By Bill Leonard
“Our enemies act without conscience. We must not. This executive summary of the [Senate Intelligence] Committee’s report makes clear that acting without conscience isn’t necessary, it isn’t even helpful, in winning this strange and long war we’re fighting. We should be grateful to have that truth affirmed.”
That’s what Republican senator and former torture victim John McCain said on Dec. 9, 2014, after release of a report detailing CIA practice of “enhanced interrogation techniques” against detainees following the 9/11 tragedy. “Techniques” included waterboarding, sleep deprivation, shackling arms above prisoners’ heads for hours, naked plunges into ice baths, and something disturbingly named “rectal rehydration.” Debates over the politicization of the report were so divisive that they seemed to eclipse the techniques, themselves documented and not denied.
Nor was McCain’s the only right-of-center voice raised. In the Wall Street Journal, Peggy Noonan critiqued the political process, while noting of such torture reports: “A nation’s reputation in the world will not soon recover from such cruel, systemic actions, which seemed to bubble up from a culture. You’ll pay a price in terms of the world’s regard.”
McCain was even more articulate: “But in the end, torture’s failure to serve its intended purpose isn’t the main reason to oppose its use. I have often said, and will always maintain, that this question isn’t about our enemies; it’s about us. It’s about who we were, who we are and who we aspire to be. It’s about how we represent ourselves to the world. … Most of all, I know the use of torture compromises that which most distinguishes us from our enemies, our belief that all people, even captured enemies, possess basic human rights. …”
As 2014 ends, we are a nation confronted by conscience, divided over what it means and how to sustain it. Dictionary definitions call conscience “the complex of ethical and moral principles that controls or inhibits the actions or thoughts of an individual.” A superb essay from the “The Bonhoeffer Project,” Oct. 3, 2011, deepens the discussion: “Conscience is the awareness of oneself. It is our gaze turned inward for examination. … The conscience borrows from all other parts of the heart: the mind to assess, the emotions for guilt or satisfaction, and the desires to encourage good. Though it borrows from these parts, it is beyond all parts. Conscience is central to understanding who we are and who we need to be.”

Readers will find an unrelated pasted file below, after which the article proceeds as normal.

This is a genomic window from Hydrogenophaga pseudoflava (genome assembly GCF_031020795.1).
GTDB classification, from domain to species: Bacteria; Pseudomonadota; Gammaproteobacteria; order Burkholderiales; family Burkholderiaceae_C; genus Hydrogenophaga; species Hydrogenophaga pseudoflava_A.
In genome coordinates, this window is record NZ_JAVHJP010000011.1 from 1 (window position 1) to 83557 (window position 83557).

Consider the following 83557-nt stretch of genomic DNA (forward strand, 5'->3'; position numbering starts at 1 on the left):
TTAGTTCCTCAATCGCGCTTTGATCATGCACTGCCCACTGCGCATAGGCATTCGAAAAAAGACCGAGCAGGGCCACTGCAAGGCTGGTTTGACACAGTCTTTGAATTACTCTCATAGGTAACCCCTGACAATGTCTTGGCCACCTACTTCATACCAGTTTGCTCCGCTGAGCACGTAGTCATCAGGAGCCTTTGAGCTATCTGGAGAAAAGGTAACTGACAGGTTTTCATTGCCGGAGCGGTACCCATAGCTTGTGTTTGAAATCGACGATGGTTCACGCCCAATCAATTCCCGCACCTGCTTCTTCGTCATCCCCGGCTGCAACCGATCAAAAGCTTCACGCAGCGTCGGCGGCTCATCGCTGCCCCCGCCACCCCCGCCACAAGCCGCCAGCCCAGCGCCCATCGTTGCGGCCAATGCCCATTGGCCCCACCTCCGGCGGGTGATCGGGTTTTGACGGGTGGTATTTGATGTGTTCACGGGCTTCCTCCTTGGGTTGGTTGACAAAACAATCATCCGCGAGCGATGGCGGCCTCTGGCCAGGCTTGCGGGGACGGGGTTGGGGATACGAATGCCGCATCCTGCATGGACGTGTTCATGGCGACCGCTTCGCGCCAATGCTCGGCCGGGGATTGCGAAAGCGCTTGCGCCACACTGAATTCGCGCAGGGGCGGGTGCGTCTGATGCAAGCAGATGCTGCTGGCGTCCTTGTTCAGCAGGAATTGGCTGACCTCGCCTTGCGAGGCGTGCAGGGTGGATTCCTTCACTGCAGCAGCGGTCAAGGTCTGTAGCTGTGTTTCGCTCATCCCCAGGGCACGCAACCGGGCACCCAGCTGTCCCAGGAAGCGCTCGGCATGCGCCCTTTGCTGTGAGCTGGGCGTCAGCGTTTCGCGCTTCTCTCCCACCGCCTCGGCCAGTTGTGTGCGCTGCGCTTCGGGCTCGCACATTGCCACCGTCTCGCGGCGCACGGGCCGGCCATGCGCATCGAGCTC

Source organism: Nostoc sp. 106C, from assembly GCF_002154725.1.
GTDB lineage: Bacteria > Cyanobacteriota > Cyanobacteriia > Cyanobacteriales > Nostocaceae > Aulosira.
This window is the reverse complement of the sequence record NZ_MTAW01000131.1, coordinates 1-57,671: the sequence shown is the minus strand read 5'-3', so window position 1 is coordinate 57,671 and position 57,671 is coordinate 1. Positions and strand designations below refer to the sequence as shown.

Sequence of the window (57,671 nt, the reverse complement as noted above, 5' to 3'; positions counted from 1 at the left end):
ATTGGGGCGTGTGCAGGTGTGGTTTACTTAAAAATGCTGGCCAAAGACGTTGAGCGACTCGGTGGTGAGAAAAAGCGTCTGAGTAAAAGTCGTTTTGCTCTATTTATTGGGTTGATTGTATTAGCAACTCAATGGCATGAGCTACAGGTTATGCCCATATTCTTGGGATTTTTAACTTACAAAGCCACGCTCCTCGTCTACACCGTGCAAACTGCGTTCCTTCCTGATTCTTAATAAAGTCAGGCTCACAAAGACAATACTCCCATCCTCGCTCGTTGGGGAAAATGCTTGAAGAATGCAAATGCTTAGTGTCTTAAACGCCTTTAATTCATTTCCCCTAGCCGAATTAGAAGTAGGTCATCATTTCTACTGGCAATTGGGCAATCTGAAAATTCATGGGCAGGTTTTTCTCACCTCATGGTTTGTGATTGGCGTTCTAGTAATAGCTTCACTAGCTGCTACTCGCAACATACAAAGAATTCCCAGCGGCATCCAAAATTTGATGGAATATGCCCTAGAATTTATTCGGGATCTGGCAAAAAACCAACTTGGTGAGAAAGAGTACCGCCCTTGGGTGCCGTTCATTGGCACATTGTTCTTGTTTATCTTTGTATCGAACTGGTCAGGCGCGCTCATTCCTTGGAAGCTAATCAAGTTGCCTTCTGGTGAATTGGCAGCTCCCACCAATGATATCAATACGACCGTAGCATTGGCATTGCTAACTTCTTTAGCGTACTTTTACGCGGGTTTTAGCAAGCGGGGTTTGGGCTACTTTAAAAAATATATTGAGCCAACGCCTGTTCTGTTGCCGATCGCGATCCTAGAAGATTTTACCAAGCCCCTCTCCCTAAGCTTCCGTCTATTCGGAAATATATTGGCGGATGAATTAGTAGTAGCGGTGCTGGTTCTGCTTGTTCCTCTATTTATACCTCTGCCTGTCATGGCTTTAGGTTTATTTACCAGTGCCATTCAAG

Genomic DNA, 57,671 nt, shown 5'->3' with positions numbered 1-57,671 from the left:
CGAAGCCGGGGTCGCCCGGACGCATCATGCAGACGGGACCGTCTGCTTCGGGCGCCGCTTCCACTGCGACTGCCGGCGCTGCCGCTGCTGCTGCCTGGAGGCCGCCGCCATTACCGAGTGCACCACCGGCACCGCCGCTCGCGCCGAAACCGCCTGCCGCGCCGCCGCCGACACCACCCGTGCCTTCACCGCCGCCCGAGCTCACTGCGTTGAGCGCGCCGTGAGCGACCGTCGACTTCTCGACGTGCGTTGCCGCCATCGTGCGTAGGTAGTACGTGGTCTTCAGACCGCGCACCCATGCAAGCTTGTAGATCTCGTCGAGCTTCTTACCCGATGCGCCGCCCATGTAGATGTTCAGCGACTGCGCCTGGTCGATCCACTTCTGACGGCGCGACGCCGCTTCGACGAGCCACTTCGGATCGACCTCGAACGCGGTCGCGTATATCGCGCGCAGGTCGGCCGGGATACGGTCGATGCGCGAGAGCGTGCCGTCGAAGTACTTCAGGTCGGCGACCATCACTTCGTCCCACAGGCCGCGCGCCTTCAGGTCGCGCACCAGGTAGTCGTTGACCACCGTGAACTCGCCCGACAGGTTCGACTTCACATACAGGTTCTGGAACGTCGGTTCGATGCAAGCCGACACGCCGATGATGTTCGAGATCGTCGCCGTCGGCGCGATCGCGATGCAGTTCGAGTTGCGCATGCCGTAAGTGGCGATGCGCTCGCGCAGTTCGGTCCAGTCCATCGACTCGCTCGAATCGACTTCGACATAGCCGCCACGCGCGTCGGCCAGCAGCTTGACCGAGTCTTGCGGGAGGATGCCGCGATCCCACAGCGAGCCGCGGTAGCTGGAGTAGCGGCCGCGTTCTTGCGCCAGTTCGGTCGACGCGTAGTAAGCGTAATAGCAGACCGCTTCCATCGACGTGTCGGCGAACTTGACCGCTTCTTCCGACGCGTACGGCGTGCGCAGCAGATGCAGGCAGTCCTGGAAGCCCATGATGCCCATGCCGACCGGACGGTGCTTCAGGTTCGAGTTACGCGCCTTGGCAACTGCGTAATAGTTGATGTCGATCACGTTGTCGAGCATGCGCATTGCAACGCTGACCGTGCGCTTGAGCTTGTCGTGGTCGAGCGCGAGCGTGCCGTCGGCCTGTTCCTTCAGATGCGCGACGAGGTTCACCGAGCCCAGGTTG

In 2014, conscience haunts multiple fronts. At worship on Sunday, Dec. 14, our pastor, Reverend Darryl Aaron, entered the pulpit wearing an “I Can’t Breathe” T-shirt, reminding our congregation of the last words of African-American Eric Garner, dying under videoed chokeholds administered by a New York police officer. Pastor Aaron decided to address this issue for conscience’ sake after a black student at Wake Forest University asked him, “What do you have to say to me since some people think I look like a ‘thug’ and can therefore be killed?” “What can we tell our black sons?” Aaron asked himself and the congregation.
Those pressing questions were compounded when, on the way to Christmas break, Wake Forest University reported that Imam Khalid Griggs, Muslim chaplain, discovered a bucket of urine outside his office in the university’s central administration building. This indecency challenged the school’s collective image, mandating a communal “gaze turned inward” for faculty and students alike. Waterboards and urine pails may be the work of the few, but the consciences of the many are diminished nonetheless.
Face it, we all — nations, churches, families, individuals — cut deals with conscience across our lives. Yet recent cathartic events might lead us to certain systemic considerations:
• Moratoria on the ideas of “American exceptionalism” and moral superiority.
• Cessation of any pretense of being a “Christian nation.”
• Pursuit of genuine dialogue regarding the moral dilemmas that divide us.
• Exploring the boundaries of conscience, even when they collide.
• Cultivating unashamedly the wonder of conscience; how to sustain it in our broken lives and volatile world.
In Words from a Witness (1967), Elie Wiesel told of a rabbi whose conscience compelled him to declare: “‘Please do not be murderers, do not be thieves. Do not be silent and do not be indifferent.’ He went on preaching day after day, maybe even picketing. But no one listened. He was not discouraged. He went on preaching for years. Finally someone asked him, ‘Rabbi, why do you do that? Don’t you see it is no use?’ He said, ‘I know it is of no use, but I must. And I will tell you why: in the beginning I thought I had to protest and to shout in order to change them. I have given up this hope. Now I know I must picket and scream and shout so that they should not change me.’”
In 1521, Martin Luther looked the Holy Roman Emperor in the eye and declared “my conscience is captive to the Word of God.” Then he added: “Acting against one’s conscience is neither safe nor sound. God help me. Amen.” Luther nailed it, then and now. God help us every one. Amen.